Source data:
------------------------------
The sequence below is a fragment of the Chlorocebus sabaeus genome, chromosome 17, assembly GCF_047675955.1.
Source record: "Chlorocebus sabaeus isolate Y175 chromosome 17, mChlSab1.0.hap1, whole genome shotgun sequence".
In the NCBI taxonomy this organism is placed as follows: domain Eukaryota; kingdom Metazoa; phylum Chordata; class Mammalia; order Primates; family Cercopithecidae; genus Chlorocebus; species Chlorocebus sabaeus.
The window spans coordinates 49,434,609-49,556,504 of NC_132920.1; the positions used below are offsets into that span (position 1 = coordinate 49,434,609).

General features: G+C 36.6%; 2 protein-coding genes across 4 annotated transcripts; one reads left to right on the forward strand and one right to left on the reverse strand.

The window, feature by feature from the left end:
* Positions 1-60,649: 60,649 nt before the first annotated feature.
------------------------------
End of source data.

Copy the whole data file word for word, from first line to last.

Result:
The sequence below is a fragment of the Chlorocebus sabaeus genome, chromosome 17, assembly GCF_047675955.1.
Source record: "Chlorocebus sabaeus isolate Y175 chromosome 17, mChlSab1.0.hap1, whole genome shotgun sequence".
In the NCBI taxonomy this organism is placed as follows: domain Eukaryota; kingdom Metazoa; phylum Chordata; class Mammalia; order Primates; family Cercopithecidae; genus Chlorocebus; species Chlorocebus sabaeus.
The window spans coordinates 49,434,609-49,556,504 of NC_132920.1; the positions used below are offsets into that span (position 1 = coordinate 49,434,609).

General features: G+C 36.6%; 2 protein-coding genes across 4 annotated transcripts; one reads left to right on the forward strand and one right to left on the reverse strand.

The window, feature by feature from the left end:
* Positions 1-60,649: 60,649 nt before the first annotated feature.